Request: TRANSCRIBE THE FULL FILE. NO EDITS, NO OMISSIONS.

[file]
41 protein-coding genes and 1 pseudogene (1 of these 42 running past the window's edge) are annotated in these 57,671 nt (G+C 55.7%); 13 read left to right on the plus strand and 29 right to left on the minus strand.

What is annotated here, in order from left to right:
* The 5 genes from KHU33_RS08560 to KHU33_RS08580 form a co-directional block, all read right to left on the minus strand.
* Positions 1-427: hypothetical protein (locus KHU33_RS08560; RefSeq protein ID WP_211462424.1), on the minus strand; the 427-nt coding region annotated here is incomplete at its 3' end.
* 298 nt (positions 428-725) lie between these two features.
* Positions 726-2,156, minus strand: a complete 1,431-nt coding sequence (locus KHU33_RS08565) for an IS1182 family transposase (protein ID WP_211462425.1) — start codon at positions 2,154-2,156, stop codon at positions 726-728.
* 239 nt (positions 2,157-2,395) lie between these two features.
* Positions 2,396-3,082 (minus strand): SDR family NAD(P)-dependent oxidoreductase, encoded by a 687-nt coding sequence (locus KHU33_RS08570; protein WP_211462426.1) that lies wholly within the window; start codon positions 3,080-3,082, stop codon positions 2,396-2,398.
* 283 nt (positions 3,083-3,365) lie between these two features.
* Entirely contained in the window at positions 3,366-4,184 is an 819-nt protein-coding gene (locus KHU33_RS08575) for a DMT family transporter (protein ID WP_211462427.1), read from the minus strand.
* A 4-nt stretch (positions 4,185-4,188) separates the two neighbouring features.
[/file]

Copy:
41 protein-coding genes and 1 pseudogene (1 of these 42 running past the window's edge) are annotated in these 57,671 nt (G+C 55.7%); 13 read left to right on the plus strand and 29 right to left on the minus strand.

What is annotated here, in order from left to right:
* The 5 genes from KHU33_RS08560 to KHU33_RS08580 form a co-directional block, all read right to left on the minus strand.
* Positions 1-427: hypothetical protein (locus KHU33_RS08560; RefSeq protein ID WP_211462424.1), on the minus strand; the 427-nt coding region annotated here is incomplete at its 3' end.
* 298 nt (positions 428-725) lie between these two features.
* Positions 726-2,156, minus strand: a complete 1,431-nt coding sequence (locus KHU33_RS08565) for an IS1182 family transposase (protein ID WP_211462425.1) — start codon at positions 2,154-2,156, stop codon at positions 726-728.
* 239 nt (positions 2,157-2,395) lie between these two features.
* Positions 2,396-3,082 (minus strand): SDR family NAD(P)-dependent oxidoreductase, encoded by a 687-nt coding sequence (locus KHU33_RS08570; protein WP_211462426.1) that lies wholly within the window; start codon positions 3,080-3,082, stop codon positions 2,396-2,398.
* 283 nt (positions 3,083-3,365) lie between these two features.
* Entirely contained in the window at positions 3,366-4,184 is an 819-nt protein-coding gene (locus KHU33_RS08575) for a DMT family transporter (protein ID WP_211462427.1), read from the minus strand.
* A 4-nt stretch (positions 4,185-4,188) separates the two neighbouring features.